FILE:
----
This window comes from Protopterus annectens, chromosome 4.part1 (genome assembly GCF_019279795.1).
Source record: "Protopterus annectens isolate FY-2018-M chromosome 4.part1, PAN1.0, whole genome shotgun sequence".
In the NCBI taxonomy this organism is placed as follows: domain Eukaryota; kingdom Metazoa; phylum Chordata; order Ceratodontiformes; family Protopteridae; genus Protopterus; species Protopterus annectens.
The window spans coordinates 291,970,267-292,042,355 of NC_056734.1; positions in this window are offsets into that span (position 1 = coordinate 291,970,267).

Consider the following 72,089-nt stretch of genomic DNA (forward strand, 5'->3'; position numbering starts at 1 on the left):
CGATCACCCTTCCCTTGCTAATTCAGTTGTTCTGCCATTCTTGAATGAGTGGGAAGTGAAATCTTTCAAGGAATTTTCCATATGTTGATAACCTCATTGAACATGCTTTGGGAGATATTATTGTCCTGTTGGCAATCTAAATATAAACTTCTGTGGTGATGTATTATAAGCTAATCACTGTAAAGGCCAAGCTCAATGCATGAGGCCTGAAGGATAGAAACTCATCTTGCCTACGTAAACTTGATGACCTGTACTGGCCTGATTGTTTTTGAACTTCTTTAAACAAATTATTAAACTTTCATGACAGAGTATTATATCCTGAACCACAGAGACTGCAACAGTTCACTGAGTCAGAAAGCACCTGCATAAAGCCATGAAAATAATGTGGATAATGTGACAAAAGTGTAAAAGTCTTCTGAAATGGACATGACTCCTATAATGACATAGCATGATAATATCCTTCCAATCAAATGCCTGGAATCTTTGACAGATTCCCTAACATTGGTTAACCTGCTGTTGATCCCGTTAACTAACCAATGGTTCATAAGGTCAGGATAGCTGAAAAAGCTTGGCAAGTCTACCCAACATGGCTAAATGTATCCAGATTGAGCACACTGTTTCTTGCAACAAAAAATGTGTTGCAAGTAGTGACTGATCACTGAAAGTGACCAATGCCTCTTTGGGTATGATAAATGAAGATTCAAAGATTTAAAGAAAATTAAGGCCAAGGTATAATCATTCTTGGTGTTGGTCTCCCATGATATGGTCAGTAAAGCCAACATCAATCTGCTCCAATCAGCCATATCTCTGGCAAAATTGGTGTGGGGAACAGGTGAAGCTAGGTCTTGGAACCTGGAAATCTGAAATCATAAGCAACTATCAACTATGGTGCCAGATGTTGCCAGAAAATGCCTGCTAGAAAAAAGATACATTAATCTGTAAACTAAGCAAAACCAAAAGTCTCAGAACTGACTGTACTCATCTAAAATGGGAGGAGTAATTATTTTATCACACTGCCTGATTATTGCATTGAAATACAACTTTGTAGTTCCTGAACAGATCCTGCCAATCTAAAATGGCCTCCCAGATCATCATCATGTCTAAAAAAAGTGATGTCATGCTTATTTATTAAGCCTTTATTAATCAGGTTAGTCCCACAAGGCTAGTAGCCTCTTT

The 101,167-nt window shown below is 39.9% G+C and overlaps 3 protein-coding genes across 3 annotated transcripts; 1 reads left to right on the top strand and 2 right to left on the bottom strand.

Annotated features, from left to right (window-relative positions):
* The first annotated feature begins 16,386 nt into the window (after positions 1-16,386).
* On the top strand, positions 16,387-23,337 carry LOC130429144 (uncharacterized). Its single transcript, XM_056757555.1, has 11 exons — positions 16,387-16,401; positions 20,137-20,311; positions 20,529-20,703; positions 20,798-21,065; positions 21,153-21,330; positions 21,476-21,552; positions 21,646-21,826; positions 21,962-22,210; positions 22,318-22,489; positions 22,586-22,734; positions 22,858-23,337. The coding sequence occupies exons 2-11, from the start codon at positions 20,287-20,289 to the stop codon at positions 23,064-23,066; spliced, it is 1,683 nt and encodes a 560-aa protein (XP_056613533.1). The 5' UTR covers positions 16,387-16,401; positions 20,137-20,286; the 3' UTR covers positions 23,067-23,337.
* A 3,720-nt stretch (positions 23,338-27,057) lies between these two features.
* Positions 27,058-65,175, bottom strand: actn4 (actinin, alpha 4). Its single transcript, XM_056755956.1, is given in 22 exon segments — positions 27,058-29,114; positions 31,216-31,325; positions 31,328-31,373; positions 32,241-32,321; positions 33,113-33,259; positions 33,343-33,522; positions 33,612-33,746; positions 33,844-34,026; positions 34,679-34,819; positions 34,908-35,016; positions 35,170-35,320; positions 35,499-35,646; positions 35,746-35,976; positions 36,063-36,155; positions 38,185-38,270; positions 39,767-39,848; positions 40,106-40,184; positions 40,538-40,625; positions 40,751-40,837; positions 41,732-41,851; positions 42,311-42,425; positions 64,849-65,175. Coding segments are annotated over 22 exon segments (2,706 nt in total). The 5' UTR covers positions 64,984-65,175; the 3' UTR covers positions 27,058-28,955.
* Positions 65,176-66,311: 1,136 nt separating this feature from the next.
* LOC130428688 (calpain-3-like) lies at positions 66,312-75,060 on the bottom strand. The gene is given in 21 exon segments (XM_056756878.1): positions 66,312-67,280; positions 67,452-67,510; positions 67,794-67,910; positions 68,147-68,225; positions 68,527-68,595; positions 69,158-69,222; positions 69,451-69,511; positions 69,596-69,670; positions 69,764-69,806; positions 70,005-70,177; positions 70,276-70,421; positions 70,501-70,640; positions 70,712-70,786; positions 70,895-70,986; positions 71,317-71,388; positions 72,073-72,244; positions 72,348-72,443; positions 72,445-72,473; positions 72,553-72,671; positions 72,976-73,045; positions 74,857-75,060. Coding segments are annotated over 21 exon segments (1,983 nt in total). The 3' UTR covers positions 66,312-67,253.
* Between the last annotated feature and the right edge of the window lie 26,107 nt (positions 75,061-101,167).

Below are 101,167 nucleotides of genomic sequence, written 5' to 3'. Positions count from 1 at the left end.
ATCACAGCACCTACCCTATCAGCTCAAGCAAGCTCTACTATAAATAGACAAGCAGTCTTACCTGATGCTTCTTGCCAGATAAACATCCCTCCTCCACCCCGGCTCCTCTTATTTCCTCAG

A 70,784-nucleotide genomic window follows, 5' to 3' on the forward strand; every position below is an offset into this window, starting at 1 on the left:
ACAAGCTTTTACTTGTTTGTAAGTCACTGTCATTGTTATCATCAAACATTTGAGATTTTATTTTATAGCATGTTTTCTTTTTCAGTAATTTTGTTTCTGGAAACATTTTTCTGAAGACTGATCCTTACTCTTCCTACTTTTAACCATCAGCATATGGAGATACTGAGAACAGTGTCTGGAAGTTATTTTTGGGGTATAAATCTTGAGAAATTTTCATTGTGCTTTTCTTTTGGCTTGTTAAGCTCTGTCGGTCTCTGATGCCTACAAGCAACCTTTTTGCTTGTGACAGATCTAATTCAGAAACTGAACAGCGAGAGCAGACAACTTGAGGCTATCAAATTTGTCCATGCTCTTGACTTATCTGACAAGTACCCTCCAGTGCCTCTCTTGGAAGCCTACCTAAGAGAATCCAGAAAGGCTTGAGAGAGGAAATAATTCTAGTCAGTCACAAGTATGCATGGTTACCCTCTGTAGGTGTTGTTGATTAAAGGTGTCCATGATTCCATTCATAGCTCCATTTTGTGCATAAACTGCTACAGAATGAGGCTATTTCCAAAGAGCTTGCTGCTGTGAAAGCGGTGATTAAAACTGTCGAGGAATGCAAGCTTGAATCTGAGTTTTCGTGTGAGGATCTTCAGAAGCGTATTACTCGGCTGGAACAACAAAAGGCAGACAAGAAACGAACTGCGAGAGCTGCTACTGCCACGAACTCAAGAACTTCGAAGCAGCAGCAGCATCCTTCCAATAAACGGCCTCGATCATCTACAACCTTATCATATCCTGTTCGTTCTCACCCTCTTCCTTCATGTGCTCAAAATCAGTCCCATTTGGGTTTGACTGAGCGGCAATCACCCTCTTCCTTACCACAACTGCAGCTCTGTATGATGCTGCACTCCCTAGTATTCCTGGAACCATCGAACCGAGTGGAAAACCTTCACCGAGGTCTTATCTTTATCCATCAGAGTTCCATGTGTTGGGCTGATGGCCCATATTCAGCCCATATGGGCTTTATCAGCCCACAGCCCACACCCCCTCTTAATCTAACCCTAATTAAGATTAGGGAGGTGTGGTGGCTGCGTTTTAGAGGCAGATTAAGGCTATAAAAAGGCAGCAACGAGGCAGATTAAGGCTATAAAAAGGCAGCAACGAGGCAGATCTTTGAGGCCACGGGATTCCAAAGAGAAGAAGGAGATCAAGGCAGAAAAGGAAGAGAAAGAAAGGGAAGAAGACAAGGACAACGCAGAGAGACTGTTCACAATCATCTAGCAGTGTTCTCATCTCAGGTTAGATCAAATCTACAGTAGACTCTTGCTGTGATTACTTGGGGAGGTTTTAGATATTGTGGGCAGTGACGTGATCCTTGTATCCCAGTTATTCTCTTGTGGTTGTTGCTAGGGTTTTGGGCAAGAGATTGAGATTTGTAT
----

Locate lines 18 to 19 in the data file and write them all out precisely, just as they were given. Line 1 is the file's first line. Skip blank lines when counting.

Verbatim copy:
A 70,784-nucleotide genomic window follows, 5' to 3' on the forward strand; every position below is an offset into this window, starting at 1 on the left:
ACAAGCTTTTACTTGTTTGTAAGTCACTGTCATTGTTATCATCAAACATTTGAGATTTTATTTTATAGCATGTTTTCTTTTTCAGTAATTTTGTTTCTGGAAACATTTTTCTGAAGACTGATCCTTACTCTTCCTACTTTTAACCATCAGCATATGGAGATACTGAGAACAGTGTCTGGAAGTTATTTTTGGGGTATAAATCTTGAGAAATTTTCATTGTGCTTTTCTTTTGGCTTGTTAAGCTCTGTCGGTCTCTGATGCCTACAAGCAACCTTTTTGCTTGTGACAGATCTAATTCAGAAACTGAACAGCGAGAGCAGACAACTTGAGGCTATCAAATTTGTCCATGCTCTTGACTTATCTGACAAGTACCCTCCAGTGCCTCTCTTGGAAGCCTACCTAAGAGAATCCAGAAAGGCTTGAGAGAGGAAATAATTCTAGTCAGTCACAAGTATGCATGGTTACCCTCTGTAGGTGTTGTTGATTAAAGGTGTCCATGATTCCATTCATAGCTCCATTTTGTGCATAAACTGCTACAGAATGAGGCTATTTCCAAAGAGCTTGCTGCTGTGAAAGCGGTGATTAAAACTGTCGAGGAATGCAAGCTTGAATCTGAGTTTTCGTGTGAGGATCTTCAGAAGCGTATTACTCGGCTGGAACAACAAAAGGCAGACAAGAAACGAACTGCGAGAGCTGCTACTGCCACGAACTCAAGAACTTCGAAGCAGCAGCAGCATCCTTCCAATAAACGGCCTCGATCATCTACAACCTTATCATATCCTGTTCGTTCTCACCCTCTTCCTTCATGTGCTCAAAATCAGTCCCATTTGGGTTTGACTGAGCGGCAATCACCCTCTTCCTTACCACAACTGCAGCTCTGTATGATGCTGCACTCCCTAGTATTCCTGGAACCATCGAACCGAGTGGAAAACCTTCACCGAGGTCTTATCTTTATCCATCAGAGTTCCATGTGTTGGGCTGATGGCCCATATTCAGCCCATATGGGCTTTATCAGCCCACAGCCCACACCCCCTCTTAATCTAACCCTAATTAAGATTAGGGAGGTGTGGTGGCTGCGTTTTAGAGGCAGATTAAGGCTATAAAAAGGCAGCAACGAGGCAGATTAAGGCTATAAAAAGGCAGCAACGAGGCAGATCTTTGAGGCCACGGGATTCCAAAGAGAAGAAGGAGATCAAGGCAGAAAAGGAAGAGAAAGAAAGGGAAGAAGACAAGGACAACGCAGAGAGACTGTTCACAATCATCTAGCAGTGTTCTCATCTCAGGTTAGATCAAATCTACAGTAGACTCTTGCTGTGATTACTTGGGGAGGTTTTAGATATTGTGGGCAGTGACGTGATCCTTGTATCCCAGTTATTCTCTTGTGGTTGTTGCTAGGGTTTTGGGCAAGAGATTGAGATTTGTAT